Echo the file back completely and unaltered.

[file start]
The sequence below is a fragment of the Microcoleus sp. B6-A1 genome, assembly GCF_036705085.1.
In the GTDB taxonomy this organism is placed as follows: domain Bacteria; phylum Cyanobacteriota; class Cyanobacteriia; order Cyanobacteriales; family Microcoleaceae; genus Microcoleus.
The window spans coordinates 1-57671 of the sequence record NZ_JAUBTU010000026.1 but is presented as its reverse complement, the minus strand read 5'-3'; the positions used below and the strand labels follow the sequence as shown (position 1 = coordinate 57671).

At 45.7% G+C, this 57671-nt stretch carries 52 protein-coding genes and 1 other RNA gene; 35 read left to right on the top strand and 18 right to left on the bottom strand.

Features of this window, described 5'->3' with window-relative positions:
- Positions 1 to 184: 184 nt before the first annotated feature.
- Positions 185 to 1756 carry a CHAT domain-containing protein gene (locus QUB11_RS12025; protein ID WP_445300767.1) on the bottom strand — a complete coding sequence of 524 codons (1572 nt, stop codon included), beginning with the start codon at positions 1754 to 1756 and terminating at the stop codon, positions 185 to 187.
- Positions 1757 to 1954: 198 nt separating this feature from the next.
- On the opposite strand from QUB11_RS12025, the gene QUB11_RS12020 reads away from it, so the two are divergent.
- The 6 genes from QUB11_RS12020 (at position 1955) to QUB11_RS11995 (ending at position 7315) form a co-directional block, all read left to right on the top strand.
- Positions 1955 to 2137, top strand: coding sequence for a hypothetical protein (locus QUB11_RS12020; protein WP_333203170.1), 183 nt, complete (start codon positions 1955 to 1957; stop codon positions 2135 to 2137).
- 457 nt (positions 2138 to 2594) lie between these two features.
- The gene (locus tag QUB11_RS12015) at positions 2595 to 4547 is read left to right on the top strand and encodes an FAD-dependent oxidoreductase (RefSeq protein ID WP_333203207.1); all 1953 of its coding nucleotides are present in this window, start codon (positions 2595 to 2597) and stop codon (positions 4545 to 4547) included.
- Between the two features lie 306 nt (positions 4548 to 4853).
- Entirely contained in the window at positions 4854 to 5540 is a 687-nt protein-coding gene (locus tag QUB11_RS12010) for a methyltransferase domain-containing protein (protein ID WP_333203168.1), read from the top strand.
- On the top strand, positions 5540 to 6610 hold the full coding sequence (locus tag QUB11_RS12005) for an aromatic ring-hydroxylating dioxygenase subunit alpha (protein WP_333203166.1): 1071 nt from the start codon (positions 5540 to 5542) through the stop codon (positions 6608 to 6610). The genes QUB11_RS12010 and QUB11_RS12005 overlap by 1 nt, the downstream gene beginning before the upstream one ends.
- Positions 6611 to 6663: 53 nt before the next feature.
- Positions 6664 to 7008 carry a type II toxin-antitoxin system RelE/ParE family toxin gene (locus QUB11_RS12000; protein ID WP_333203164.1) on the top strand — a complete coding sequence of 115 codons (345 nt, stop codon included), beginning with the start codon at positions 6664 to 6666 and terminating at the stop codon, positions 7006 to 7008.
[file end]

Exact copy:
The sequence below is a fragment of the Microcoleus sp. B6-A1 genome, assembly GCF_036705085.1.
In the GTDB taxonomy this organism is placed as follows: domain Bacteria; phylum Cyanobacteriota; class Cyanobacteriia; order Cyanobacteriales; family Microcoleaceae; genus Microcoleus.
The window spans coordinates 1-57671 of the sequence record NZ_JAUBTU010000026.1 but is presented as its reverse complement, the minus strand read 5'-3'; the positions used below and the strand labels follow the sequence as shown (position 1 = coordinate 57671).

At 45.7% G+C, this 57671-nt stretch carries 52 protein-coding genes and 1 other RNA gene; 35 read left to right on the top strand and 18 right to left on the bottom strand.

Features of this window, described 5'->3' with window-relative positions:
- Positions 1 to 184: 184 nt before the first annotated feature.
- Positions 185 to 1756 carry a CHAT domain-containing protein gene (locus QUB11_RS12025; protein ID WP_445300767.1) on the bottom strand — a complete coding sequence of 524 codons (1572 nt, stop codon included), beginning with the start codon at positions 1754 to 1756 and terminating at the stop codon, positions 185 to 187.
- Positions 1757 to 1954: 198 nt separating this feature from the next.
- On the opposite strand from QUB11_RS12025, the gene QUB11_RS12020 reads away from it, so the two are divergent.
- The 6 genes from QUB11_RS12020 (at position 1955) to QUB11_RS11995 (ending at position 7315) form a co-directional block, all read left to right on the top strand.
- Positions 1955 to 2137, top strand: coding sequence for a hypothetical protein (locus QUB11_RS12020; protein WP_333203170.1), 183 nt, complete (start codon positions 1955 to 1957; stop codon positions 2135 to 2137).
- 457 nt (positions 2138 to 2594) lie between these two features.
- The gene (locus tag QUB11_RS12015) at positions 2595 to 4547 is read left to right on the top strand and encodes an FAD-dependent oxidoreductase (RefSeq protein ID WP_333203207.1); all 1953 of its coding nucleotides are present in this window, start codon (positions 2595 to 2597) and stop codon (positions 4545 to 4547) included.
- Between the two features lie 306 nt (positions 4548 to 4853).
- Entirely contained in the window at positions 4854 to 5540 is a 687-nt protein-coding gene (locus tag QUB11_RS12010) for a methyltransferase domain-containing protein (protein ID WP_333203168.1), read from the top strand.
- On the top strand, positions 5540 to 6610 hold the full coding sequence (locus tag QUB11_RS12005) for an aromatic ring-hydroxylating dioxygenase subunit alpha (protein WP_333203166.1): 1071 nt from the start codon (positions 5540 to 5542) through the stop codon (positions 6608 to 6610). The genes QUB11_RS12010 and QUB11_RS12005 overlap by 1 nt, the downstream gene beginning before the upstream one ends.
- Positions 6611 to 6663: 53 nt before the next feature.
- Positions 6664 to 7008 carry a type II toxin-antitoxin system RelE/ParE family toxin gene (locus QUB11_RS12000; protein ID WP_333203164.1) on the top strand — a complete coding sequence of 115 codons (345 nt, stop codon included), beginning with the start codon at positions 6664 to 6666 and terminating at the stop codon, positions 7006 to 7008.